“He really came into his own over the last few years,” said his mother, who credits, in part, a newfound love of performing for his blossoming personality. In high school, Barmore played Danny in “Grease” and took the stage in “Guys and Dolls.”
It seemed fitting Barmore chose community service in a foreign country over other options for his spring break last week. But his death, coming a few months shy of high school graduation, not only cut short his future plans of attending UC Davis, but also created a cratering sense of loss across the 1,300-?student Sonoma Valley High School community.
“One of the worst feelings is that he was bright and smart, but he won’t make it to that day,” Mario Coronado, a 16-year-old junior, said of graduation.
Coronado huddled Thursday with other visibly upset students. Elsewhere on campus, kids stroked therapy dogs or spoke with counselors.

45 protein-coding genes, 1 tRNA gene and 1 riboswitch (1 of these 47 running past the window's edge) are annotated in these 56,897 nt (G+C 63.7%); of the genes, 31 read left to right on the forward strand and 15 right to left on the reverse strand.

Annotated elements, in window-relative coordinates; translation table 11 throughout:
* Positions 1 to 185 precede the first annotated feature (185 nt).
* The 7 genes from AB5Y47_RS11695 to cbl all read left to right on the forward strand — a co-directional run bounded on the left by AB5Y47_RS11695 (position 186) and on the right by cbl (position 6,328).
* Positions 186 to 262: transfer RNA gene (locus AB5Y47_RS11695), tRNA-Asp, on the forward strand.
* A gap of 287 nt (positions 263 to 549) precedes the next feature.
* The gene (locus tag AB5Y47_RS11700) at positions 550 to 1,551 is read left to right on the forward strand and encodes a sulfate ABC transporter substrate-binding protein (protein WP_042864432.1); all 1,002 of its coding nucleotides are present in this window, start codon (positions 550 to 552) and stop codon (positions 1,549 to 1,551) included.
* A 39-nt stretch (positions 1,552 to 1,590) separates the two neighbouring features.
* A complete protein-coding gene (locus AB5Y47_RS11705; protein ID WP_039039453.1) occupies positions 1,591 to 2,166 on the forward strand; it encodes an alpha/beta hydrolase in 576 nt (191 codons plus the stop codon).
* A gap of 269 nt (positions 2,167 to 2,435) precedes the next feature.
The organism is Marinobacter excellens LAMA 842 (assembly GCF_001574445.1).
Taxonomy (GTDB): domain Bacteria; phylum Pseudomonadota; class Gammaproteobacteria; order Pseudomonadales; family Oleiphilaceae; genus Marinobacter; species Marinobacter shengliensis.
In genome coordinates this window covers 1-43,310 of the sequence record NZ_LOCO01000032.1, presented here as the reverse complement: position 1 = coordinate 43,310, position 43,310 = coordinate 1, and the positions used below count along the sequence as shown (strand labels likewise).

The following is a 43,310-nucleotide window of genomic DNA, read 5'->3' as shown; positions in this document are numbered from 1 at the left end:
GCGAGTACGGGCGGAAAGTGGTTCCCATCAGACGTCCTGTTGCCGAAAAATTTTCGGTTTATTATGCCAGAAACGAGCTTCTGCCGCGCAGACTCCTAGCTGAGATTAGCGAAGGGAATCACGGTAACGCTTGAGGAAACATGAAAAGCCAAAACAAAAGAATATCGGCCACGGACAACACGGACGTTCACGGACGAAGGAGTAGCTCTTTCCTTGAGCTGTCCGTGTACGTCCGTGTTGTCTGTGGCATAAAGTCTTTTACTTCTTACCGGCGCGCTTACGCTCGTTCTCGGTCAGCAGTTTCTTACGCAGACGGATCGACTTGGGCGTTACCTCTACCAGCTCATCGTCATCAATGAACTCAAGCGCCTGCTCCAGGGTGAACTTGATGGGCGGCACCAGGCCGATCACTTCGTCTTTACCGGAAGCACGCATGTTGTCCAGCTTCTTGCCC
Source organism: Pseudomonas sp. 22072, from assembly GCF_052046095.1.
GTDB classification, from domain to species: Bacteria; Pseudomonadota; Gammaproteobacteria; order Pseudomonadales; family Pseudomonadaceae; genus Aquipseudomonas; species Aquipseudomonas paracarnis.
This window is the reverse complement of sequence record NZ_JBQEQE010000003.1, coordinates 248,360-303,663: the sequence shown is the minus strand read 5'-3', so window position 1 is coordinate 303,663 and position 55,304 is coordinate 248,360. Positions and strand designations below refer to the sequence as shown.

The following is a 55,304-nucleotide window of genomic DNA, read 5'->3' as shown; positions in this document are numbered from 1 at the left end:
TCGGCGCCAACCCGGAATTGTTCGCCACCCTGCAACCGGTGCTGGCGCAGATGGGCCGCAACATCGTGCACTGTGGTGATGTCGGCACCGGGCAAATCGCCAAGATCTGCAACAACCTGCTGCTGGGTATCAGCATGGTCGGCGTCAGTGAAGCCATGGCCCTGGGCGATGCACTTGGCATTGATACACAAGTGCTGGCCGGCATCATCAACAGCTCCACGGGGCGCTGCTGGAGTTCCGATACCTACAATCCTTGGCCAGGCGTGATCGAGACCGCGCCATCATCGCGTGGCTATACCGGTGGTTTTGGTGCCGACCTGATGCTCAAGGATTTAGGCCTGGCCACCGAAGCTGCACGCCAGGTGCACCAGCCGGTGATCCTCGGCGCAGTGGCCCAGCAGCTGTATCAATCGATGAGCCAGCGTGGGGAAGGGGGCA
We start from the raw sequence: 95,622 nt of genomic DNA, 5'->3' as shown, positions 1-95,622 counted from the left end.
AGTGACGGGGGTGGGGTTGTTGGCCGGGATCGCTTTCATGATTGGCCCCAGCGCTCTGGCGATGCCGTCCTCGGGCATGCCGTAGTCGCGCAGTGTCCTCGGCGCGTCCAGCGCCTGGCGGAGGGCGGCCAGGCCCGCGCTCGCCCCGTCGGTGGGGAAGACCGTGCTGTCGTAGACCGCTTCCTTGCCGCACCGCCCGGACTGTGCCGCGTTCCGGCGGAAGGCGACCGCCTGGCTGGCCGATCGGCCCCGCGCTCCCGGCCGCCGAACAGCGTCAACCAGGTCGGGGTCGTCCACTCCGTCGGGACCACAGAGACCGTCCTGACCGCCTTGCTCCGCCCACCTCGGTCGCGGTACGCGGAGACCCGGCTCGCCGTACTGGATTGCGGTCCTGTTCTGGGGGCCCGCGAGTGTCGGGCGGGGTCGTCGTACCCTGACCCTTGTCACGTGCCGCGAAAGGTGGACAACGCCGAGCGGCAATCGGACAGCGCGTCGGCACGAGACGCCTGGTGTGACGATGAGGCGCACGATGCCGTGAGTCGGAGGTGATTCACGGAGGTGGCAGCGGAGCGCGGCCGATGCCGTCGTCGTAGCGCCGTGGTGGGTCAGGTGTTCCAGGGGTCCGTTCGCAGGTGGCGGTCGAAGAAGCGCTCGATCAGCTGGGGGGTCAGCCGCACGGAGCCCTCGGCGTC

News of the teen’s death broke Wednesday when the school sent out a statement acknowledging the death of a student in a “swimming accident.”
The precise circumstances of Barmore’s death remain unclear.
The group, which included 23 students from Sonoma Valley High School, was relaxing on its final day in Nicaragua on Sunday following a productive week building a community structure in Mesas de Acicaya, a rural community of 850 people about ?40 miles northeast of Managua, according to Annie Bacon, executive director of Seeds of Learning, the Sonoma nonprofit that organized the trip.
To that point, Barmore had impressed the Seeds of Learning staff with his humor and clever comebacks.
“He was a remarkably outgoing and brilliant kid,” said Seeds of Learning staff member Casey Callais.
Bacon said Sunday the teens were swimming in a volcanic lake within Laguna de Apoyo Nature Reserve, near the youth hostel where the group was staying.
An adult chaperone also was in the water, but Bacon could not offer more details, saying she was still gathering information.
“They were playing in the lake together and he (Barmore) drowned. Even with people there,” Bacon said.